I’m teaching topology for the first time this semester, so I’ve been poking around the blogosphere for ideas of different ways to explain some of the ideas in this class to my students.

Luckily, right before I started the semester, I ran across this post on College Math Teaching: Bad notation drove me nuts….(and still does). Quick, what’s the area of a circle? πr^{2}. What’s the fundamental group of the circle? ℤ. Those aren’t the same circles. The circle with fundamental group ℤ has area 0. It’s the *boundary* of the circle with area πr^{2}. Unlike the author of College Math Teaching, I wasn’t confused about the circle when I first saw it in topology, and it never occurred to me that that particular example of sloppy nomenclature could be a stumbling block for my students. I think that reading that post has helped me be more thoughtful and careful about notation and terminology when I’m teaching this class.

Another post that has shaped my thinking about teaching upper-level undergraduate classes is a guest post on the AMS math education blog: Mathematics professors and mathematics majors’ expectations of lectures in advanced mathematics. The short version: those expectations are different. For example, I (and apparently many other math teachers) think that leaving some details of proofs to students can be a good way for them to solidify their understanding of a proof in class. After reading that post, I’ve decided to include more of those details in classes if I think they’re important, and if I want students to fill in details on their own, I am having them do it in class or on homework.

I’m teaching algebraic topology, and the author of College Math Teaching is teaching point-set topology, so there aren’t a lot of posts directly about the material I’m teaching, but I’m enjoying a feeling of camaraderie when I read their posts about their class this semester. My students are fairly experienced proof writers at this point, but the author’s students are not. I can’t imagine trying to teach some of these concepts at the same time as teaching proofs writing! On a companion blog, there are course notes for the author’s class. I could probably use some brushing up on the separation axioms. I’ve been interested in counterexamples in topology recently because I wrote about the π-Base, an online version of the classic Steen and Seebach book. College Math Teaching has nice posts about two interesting counterexamples, the Alexandroff Square and the Topologists’ Sine Curve.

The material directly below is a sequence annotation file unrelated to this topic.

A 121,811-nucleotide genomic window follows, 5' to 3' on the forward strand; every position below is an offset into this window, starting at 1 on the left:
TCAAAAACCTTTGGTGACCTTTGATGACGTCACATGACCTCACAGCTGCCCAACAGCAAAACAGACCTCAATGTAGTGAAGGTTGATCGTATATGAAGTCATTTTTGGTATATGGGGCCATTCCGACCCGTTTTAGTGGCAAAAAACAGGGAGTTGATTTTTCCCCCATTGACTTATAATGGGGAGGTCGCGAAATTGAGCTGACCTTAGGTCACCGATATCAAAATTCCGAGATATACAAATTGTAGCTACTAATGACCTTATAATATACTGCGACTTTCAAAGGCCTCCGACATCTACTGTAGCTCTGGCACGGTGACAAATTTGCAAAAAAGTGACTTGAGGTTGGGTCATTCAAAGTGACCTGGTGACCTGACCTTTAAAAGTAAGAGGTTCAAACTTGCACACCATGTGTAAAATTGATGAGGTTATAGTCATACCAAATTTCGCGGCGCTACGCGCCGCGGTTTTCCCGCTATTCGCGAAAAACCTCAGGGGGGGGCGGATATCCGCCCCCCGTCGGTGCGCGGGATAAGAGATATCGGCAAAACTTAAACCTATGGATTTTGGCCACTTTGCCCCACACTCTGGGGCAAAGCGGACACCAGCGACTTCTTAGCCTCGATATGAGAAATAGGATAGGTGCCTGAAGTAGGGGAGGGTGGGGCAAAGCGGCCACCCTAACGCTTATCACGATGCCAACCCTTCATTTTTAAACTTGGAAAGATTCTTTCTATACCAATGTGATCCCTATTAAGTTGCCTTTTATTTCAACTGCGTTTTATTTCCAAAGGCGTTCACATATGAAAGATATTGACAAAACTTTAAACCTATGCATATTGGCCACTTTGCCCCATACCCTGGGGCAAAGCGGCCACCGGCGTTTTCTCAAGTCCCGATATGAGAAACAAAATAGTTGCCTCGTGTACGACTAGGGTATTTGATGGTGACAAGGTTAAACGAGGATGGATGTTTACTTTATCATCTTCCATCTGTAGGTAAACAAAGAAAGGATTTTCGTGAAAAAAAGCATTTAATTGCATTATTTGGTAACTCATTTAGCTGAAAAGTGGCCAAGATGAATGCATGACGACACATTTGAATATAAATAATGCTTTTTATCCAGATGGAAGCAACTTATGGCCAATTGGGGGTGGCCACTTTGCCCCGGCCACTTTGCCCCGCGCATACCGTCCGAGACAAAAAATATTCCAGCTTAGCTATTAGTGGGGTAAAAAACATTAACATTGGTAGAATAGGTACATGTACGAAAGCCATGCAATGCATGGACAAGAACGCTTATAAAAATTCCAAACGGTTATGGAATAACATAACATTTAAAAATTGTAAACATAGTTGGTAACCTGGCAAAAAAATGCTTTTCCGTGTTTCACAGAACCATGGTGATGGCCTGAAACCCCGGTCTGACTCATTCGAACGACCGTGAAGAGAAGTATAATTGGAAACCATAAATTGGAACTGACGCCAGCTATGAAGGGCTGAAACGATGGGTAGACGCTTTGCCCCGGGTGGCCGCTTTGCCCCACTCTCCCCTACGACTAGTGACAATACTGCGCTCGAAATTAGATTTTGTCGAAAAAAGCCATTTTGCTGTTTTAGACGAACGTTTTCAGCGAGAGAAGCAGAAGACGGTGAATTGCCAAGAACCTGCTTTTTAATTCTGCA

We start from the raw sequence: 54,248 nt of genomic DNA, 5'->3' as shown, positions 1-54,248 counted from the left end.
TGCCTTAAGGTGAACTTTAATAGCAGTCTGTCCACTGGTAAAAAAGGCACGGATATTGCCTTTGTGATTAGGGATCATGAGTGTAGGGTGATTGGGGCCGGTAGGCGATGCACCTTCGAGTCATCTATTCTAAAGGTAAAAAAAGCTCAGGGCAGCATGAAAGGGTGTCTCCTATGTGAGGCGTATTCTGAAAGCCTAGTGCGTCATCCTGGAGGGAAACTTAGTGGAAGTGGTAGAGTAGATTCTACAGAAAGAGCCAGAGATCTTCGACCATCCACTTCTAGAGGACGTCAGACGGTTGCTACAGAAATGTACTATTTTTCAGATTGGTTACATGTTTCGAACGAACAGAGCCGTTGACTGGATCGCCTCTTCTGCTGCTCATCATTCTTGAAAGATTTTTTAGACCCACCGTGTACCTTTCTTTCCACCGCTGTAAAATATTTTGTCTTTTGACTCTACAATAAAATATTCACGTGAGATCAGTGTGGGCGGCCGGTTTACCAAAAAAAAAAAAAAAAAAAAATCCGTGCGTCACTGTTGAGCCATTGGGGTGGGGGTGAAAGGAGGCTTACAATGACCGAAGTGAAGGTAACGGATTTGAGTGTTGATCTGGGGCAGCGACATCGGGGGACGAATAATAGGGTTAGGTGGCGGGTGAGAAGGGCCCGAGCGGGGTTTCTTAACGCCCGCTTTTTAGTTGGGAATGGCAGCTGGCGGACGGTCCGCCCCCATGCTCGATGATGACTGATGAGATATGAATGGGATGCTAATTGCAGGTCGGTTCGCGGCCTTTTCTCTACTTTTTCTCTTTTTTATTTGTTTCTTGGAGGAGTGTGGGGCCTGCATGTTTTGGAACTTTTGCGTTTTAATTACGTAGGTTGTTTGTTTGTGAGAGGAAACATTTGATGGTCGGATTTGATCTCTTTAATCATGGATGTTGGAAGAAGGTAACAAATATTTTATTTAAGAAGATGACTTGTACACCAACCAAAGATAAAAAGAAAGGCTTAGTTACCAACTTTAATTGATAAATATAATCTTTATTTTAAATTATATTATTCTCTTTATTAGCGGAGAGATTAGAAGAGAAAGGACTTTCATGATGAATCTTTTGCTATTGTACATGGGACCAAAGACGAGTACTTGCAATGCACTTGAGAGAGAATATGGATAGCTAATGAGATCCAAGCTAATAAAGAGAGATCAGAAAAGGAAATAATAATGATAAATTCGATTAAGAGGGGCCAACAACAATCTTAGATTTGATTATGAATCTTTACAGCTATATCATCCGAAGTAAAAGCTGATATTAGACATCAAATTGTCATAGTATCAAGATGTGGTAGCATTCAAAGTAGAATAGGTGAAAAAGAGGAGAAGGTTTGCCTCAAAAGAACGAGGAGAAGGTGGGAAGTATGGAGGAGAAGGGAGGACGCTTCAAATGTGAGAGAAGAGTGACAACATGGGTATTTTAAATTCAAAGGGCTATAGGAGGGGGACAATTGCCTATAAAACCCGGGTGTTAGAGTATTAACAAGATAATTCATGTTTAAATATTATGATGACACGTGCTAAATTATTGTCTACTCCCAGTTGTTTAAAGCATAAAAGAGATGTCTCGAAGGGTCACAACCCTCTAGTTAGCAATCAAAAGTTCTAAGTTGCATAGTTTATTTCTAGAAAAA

I’ve also found Math ∩ Programming, Jeremy Kun’s blog, to be valuable for my teaching. I read over his post about the fundamental group at the beginning of the semester when I was starting to teach it. I’m doing a lot of my teaching from Munkres, which can be a bit too formal at the expense of intuition, so seeing an explanation that is a little more idea-focused is helpful. Kun is a very good math writer, and I’m sure his primers would be useful for students and teachers of other subjects as well. There’s plenty more to enjoy in his blog, and I can’t help but point you to his guest post on Baking and Math. After all, torus knot baklava is much tastier than programming. (Sorry, programmers. I’m never going to be as interested in programming as I am in pastry.)

I recently ran across The Geometric Viewpoint, a blog about geometry and topology aimed at undergraduates and written by Colby College faculty and students. I thought about having some writing assignments in my topology class and ultimately decided against it, but maybe reading the student posts will make me think about it more for next time.

There are a few defunct or rarely updated blogs I’ve found useful. Sketches of Topology has some interesting topology constructions with great illustrations. Dan Ma’s Topology Blog has accessible posts about point-set topology. I haven’t seen much about undergraduate algebraic topology in the blogosphere, though.

Any other recommendations for topology blogs that focus on undergraduate topology?